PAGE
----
At its core, leadership is a purely moral and emotional activity. It is unconnected with seniority and only loosely related to intellect and it is about the ability to engage, motivate and inspire. It is defined by our values and implies having moral courage, integrity and the conviction to accept accountability.

Experimental programme

Working in partnership with the armed services, for which the acquisition of this same set of skills is equally critical, at UCL Partners, we have developed an experiential leadership programme spread across three modules over nine months.

The modules include self-awareness, self-management and leading teams, accessed through a selection process. The faculty is composed of proven leaders and the learning is based on our growing awareness that people believe their own data, no one else’s.  

Delegates learn about their blind spots, their hidden areas of fear and prejudice and their underestimated and undiscovered talents. They believe footage of their own performance because it is their own data.

The training’s emphasis is on experiential learning. This leadership programme seems to be equipping individuals with that quality of qualities: moral courage.

Without acquiring these critical interpersonal character components, there cannot be competence in social skills such as communication, negotiating, influencing, team working, decision making and situational awareness. We see the acquisition of these skills as the learning outcomes against which the programme should be assessed.

Deep cultural problems

The UCL Partners NHS Staff College is uniquely an experiential, very practical, grounded initiative that has proven to be immediately relevant. The programmes are quality assured by working with proven highly trained military directing staff and NHS leaders.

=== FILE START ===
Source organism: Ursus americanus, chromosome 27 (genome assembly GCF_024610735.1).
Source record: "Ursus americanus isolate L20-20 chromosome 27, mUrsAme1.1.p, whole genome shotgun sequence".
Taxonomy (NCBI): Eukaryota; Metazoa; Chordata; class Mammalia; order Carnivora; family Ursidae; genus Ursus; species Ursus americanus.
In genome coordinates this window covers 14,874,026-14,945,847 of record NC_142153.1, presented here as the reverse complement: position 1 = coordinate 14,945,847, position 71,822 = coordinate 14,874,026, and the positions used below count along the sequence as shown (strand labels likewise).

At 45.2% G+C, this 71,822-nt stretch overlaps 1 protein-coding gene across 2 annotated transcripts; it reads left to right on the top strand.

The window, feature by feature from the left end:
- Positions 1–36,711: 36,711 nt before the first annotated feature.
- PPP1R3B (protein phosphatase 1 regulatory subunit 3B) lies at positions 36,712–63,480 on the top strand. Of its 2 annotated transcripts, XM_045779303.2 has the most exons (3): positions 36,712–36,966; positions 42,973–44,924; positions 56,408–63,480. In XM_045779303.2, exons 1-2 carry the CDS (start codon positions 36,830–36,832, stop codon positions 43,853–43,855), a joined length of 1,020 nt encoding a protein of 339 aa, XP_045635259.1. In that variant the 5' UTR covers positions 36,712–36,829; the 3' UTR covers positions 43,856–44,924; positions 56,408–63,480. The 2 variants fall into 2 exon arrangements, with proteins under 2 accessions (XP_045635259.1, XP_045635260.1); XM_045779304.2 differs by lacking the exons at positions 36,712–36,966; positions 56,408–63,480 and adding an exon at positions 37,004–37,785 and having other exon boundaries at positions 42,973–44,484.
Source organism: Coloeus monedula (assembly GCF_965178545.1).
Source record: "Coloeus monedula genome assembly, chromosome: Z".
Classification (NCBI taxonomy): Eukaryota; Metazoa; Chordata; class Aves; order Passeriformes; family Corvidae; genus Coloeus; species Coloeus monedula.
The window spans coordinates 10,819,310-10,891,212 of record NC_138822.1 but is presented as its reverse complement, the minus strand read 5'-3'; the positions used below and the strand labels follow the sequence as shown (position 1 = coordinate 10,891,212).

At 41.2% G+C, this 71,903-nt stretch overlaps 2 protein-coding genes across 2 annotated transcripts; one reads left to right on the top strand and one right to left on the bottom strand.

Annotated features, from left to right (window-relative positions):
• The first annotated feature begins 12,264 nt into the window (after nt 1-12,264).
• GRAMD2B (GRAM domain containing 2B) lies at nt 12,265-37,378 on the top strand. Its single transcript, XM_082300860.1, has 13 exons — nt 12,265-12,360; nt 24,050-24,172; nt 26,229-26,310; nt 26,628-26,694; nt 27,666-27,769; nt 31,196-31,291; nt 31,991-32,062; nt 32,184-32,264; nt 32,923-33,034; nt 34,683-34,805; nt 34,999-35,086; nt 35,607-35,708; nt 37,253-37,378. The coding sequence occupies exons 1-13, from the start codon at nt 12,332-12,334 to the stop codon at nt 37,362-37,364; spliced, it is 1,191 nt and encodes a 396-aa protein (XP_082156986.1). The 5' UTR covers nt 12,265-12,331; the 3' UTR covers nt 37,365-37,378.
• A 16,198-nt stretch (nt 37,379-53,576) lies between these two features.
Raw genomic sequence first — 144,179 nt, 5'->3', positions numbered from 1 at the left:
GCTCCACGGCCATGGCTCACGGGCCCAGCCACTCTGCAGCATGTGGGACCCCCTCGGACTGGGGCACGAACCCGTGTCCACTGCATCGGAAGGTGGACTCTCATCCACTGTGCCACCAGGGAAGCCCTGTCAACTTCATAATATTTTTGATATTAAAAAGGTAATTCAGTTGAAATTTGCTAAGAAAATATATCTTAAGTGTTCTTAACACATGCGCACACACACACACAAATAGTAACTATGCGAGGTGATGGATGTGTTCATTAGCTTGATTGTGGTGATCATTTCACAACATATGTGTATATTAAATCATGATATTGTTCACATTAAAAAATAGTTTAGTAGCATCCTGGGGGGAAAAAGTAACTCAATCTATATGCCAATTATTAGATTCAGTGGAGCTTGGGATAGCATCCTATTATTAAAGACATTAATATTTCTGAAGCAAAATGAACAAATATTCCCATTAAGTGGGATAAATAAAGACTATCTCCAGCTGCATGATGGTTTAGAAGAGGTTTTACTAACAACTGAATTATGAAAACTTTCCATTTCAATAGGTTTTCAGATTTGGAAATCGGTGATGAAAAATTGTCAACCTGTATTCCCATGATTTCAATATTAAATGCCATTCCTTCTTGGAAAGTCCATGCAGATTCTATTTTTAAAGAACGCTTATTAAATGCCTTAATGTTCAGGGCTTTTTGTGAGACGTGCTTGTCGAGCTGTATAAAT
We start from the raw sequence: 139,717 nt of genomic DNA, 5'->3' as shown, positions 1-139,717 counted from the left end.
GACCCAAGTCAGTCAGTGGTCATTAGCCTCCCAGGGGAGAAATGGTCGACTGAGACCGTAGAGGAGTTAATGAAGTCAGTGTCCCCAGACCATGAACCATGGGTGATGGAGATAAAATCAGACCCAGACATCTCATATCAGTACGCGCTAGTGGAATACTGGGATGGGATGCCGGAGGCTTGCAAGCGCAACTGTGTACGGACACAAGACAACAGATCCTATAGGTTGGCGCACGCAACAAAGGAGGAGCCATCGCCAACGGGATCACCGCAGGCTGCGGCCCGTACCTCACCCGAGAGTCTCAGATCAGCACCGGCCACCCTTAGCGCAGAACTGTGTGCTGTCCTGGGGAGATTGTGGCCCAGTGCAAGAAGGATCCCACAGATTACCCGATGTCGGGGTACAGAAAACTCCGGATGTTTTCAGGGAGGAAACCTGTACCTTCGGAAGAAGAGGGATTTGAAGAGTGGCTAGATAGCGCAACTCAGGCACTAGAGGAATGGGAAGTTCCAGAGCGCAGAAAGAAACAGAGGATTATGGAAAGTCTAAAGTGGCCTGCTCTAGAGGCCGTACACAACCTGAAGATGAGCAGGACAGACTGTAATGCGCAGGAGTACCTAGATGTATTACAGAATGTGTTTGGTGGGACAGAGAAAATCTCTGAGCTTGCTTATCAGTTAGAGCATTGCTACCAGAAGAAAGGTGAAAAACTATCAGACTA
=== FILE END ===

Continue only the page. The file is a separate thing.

How will we lead colleagues who are not team players? How will we deal with the fear and anxiety of being honest? In so many ways, this was easier to do some years ago until the ascendency of targets and finance moved healthcare from a clinically led service to a managed service.

More regulation, more appraisal and revalidation emerged as paper-safe solutions but are seen by many as false governance and reassurance. And yet the lack of systematic accountability and the clinical variation of those years cannot continue.

‘The programme ethos is an aspiration to do the right thing, particularly on a difficult day’

A central challenge for clinicians and leadership development lies deep in the culture of medicine and the apprenticeship model − don’t do as I say, do as I do. Clinicians have developed a mindset that while someone else manages the system, our job as clinicians is to deliver excellent care to patients.

We are loath to tell the truth to a colleague, even in the patient’s best interest. We respect clinical variation as our professional right, even to the detriment of safety and quality. We seek to influence, but only at a distance. We abhor self-regulation and deny our duty to self-police.

Awaken clinicians

For these reasons, few clinical role models today have built their careers on organisational leadership. The college attempts to address this gap: it serves to awaken in clinicians a sense that the delivery of excellent care requires effective organisations and systems, and that taking on leadership and management roles can be a highly effective way to deliver one’s calling. Whatever happens now needs to be from the ground up.

We aim to have a third of all participants on the college from primary care and consultants learn alongside nurses, allied health professionals and managers. To date, more than 350 have been through the programme.

The questions around the events in Mid Staffordshire Foundation Trust lie in how it was allowed to happen. Understanding our leadership role will inevitably progress towards redefining self-regulation, self-policing and embracing a philosophy of positive preoccupation with failure and telling truth to power.

The staff college leadership programme ethos is an aspiration to do the right thing, particularly on a difficult day.

Aidan Halligan is director of education at University College London Hospitals Foundation Trust, and chief of safety at Brighton and Sussex University Hospitals Trust